Friday, February 25, 2011

What dogs SHOULDN'T eat.

The subject of What To Feed A Dog is a lot like religion.

There's more than 1 point of view. A few believe they're absolutely right. Everyone else hopes they're right. There are fanatics, and there are sheep. It can be very divisive.

How many people blogged about food this week? So far, from my short reading list -

HERE at Rescued Insanity.

HERE at Daley's Dog Years.

More specific to arthritis, HERE at Dawg Business.

More specific to skin issues, the comments section HERE at No Dog About It. [Which by the way, is a very interesting post for anyone who has a dog with skin problems.]

A review of a nutritional supplement, HERE at Trixie, Lily and Sammy-Joe.

And let's not forget our very own liver treat recipes, HERE!

There's a lot of interesting information in those links for anyone who's keen. Be prepared for a lively discussion and many points of view, both in the posts, the links in those posts, and in the comments.

I'm still learning what to feed Rufus and Georgia. Their menu is an evolving one. It often changes to suit their health scare of the moment. I have absolutely no idea what they might be eating 6 months from now. As happy as I am with their current diet, Rufus is already showing signs of boredom. He's a picky eater.

Georgia, however, will eat anything and everything, which leads me to the most important part of this post for me - what dogs SHOULDN'T be eating.

Would anyone out there have any idea what this is, and if it's toxic to dogs?
Georgia's been eating a lot of them every morning. She often runs off in the park to do her own thing and to scrounge for food. We only found out what she was eating because she brought one back to The Other Half and dropped it at his feet.

We think [but we're not sure] that it comes from these palm trees.
If we had a name, I could google for more information.

The seeds come out whole in her stools. This morning, she also vomited this fine number.
I was horrified to see how many there were and can't imagine what her gut looks like. I'm waiting for a call back from the vet as I type this.

Georgia isn't the only dog who enjoys them. See those blurry waggy tails?
I would be grateful for any information! Thank you :)

Update 5pm  I'm sorry the pictures weren't very clear. I've been asked for more information via email.

*The skin is smooth, shiny, thin and somewhat leathery.
*The orange "flesh" part is fibrous but not dry.
*It's about the colour of a kumquat, and the size of a large grape - maybe about 1 inch long.
*It has no smell that I can remember. I didn't taste it [but I will the next time I get one].
*It has one large seed that is more oval/egg-shaped than round.

Update Saturday, 10.45 am, 26th February  I spent quite a while googling for answers yesterday, and found many dogowners out there asking the very same question I did. It appears dogs everywhere love this fruit, and will rush over for a feed whenever they see them, much to the concern of the people who have this plant in their garden!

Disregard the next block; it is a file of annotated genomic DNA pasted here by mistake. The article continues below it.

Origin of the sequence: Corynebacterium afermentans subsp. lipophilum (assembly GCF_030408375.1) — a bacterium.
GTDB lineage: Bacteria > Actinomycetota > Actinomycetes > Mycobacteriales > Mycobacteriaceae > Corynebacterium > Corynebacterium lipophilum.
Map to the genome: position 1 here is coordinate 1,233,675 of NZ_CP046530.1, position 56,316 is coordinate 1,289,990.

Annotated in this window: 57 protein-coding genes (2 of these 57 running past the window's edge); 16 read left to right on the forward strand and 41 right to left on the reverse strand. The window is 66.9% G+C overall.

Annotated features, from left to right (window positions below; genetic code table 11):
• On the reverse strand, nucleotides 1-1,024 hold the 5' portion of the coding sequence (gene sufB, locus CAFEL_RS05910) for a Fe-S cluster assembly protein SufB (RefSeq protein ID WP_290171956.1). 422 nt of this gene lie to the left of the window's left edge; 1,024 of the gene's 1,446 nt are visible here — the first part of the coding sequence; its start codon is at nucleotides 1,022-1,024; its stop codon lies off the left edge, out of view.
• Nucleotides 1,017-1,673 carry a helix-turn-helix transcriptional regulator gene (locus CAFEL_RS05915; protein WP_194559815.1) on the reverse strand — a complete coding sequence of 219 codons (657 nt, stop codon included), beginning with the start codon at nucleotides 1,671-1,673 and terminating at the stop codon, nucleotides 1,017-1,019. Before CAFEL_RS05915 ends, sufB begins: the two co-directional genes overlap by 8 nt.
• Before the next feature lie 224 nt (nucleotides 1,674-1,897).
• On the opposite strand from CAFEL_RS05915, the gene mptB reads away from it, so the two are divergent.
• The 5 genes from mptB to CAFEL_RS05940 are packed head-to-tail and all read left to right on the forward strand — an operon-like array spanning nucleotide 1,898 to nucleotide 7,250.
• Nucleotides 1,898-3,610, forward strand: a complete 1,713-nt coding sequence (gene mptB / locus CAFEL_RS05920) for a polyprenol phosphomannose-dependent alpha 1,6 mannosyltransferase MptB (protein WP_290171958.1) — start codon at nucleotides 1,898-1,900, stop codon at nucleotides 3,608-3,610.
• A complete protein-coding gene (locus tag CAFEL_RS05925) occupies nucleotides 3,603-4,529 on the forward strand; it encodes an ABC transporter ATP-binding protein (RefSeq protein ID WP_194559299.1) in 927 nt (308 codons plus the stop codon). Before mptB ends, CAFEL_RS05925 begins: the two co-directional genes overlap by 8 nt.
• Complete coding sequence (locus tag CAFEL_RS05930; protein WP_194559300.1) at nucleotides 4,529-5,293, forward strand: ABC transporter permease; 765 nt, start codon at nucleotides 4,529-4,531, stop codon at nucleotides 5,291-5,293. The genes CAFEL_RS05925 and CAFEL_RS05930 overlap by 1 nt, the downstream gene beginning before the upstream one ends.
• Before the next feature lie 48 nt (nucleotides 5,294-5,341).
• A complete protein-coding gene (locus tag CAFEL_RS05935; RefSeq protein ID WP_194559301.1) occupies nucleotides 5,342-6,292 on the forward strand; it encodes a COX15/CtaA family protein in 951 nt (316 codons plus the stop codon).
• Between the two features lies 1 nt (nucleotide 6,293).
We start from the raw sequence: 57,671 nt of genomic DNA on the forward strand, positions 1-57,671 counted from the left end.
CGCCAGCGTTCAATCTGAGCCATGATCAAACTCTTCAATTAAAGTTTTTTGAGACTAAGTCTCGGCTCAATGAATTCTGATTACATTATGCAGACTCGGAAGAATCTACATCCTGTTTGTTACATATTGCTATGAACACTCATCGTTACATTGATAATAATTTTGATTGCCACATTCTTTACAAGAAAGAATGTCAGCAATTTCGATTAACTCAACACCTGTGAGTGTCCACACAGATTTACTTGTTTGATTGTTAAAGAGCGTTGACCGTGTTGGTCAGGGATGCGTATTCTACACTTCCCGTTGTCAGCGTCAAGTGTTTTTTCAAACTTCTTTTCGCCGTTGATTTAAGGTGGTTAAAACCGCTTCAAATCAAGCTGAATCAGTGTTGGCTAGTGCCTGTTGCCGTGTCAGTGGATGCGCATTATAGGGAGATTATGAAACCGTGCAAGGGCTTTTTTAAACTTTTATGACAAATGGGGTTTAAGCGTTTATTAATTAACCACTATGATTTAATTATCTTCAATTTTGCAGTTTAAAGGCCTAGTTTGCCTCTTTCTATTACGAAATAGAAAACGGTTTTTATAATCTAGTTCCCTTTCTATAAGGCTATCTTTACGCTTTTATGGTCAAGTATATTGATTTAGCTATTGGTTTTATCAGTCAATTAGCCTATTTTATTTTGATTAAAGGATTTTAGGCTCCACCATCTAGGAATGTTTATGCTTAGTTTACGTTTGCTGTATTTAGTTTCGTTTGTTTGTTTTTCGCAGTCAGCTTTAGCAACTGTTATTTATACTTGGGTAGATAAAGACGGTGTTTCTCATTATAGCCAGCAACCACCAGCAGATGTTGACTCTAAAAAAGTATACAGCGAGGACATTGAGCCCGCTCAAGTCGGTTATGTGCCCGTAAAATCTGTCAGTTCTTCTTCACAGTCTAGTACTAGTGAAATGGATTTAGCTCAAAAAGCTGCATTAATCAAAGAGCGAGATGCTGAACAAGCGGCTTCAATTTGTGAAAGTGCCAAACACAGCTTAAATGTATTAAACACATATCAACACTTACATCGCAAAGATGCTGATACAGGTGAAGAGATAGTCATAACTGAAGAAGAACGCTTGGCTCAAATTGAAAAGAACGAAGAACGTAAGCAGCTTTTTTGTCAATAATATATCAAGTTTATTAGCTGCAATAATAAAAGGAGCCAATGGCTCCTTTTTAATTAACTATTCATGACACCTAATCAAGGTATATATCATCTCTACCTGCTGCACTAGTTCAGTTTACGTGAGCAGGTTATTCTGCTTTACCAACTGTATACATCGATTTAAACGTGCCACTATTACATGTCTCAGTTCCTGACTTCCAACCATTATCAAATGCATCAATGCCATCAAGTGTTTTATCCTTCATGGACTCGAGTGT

I've decided to update this post with the information I've gathered, in case someone else needs it one day.

Based on your comments and emails [thank you!], a chat with the vet yesterday evening, a chat with a Callan Park gardener and another dogowner with a similar experience this morning, and of course, googling! we've come to this conclusion:

The fruit is indeed from a palm tree - the Cocos or Queen Palm.

I found this interesting comment on some forum, that was a reply to another worried dogowner.  He seems to know what he's talking about, so I've copied and pasted it here -

RE: Cocos Palm information needed
Posted by CoralCoast_Tropicals z11 Qld, Aust (My Page) on Sun, Feb 13, 05 at 19:55

Actually the name has changed a few times, it was once known as Cocos plumosa and as such was placed in the same genus as the true 'Cocos', Cocos nucifera, the Coconut Palm which is completely different.

It was then given the name Arecastrum romanzoffianum for a number of years before finally being placed with the Syagrus genus and given the name Syagrus romanzoffianum.

As Len stated the correct common name is 'Queen Palm' and here in Queensland it was known as that until the likes of Don Burke and others came on the scene and started calling it 'Cocos'. This causes a fair bit of confusion here in Queensland with the Coconut palm which unlike the Queen Palm is not an environmental weed that pops up everywhere.

As for the toxicity of the flesh or seeds, I remember as a child eating them and am now still here! My neighbour has 2 German Shepherds and a number of Queen Palms in her yard. I see the dogs chewing on them all the time and they are still alive as well. They only seem to be chewing the ripe fruit as the green fruit is still on the tree.


Thanks for that, Andrew, whoever you are :)

Here are some pictures of the tree and fruit that were taken this morning at Callan Park, under a slightly brighter sky.
 Back home, I scraped open the fruit and this is what it looks like.
The pulp is very slimy. It didn't taste particularly good to me [being slimy] but it is sweetish. Maybe that's why so many dogs like eating them. The seed, as you can see, is black [I was asked this question yesterday, via email, and didn't have an answer then]. It's also smooth, without any scoring.

The picture wasn't posed. Georgia tried to grab the fruit out of my hand as it was being taken. Having tasted the fruit for myself, I really do wonder what dogs see in it.

I'll have to continue with my findings later. Off for some exercise now and it looks like I'm already late for my bus!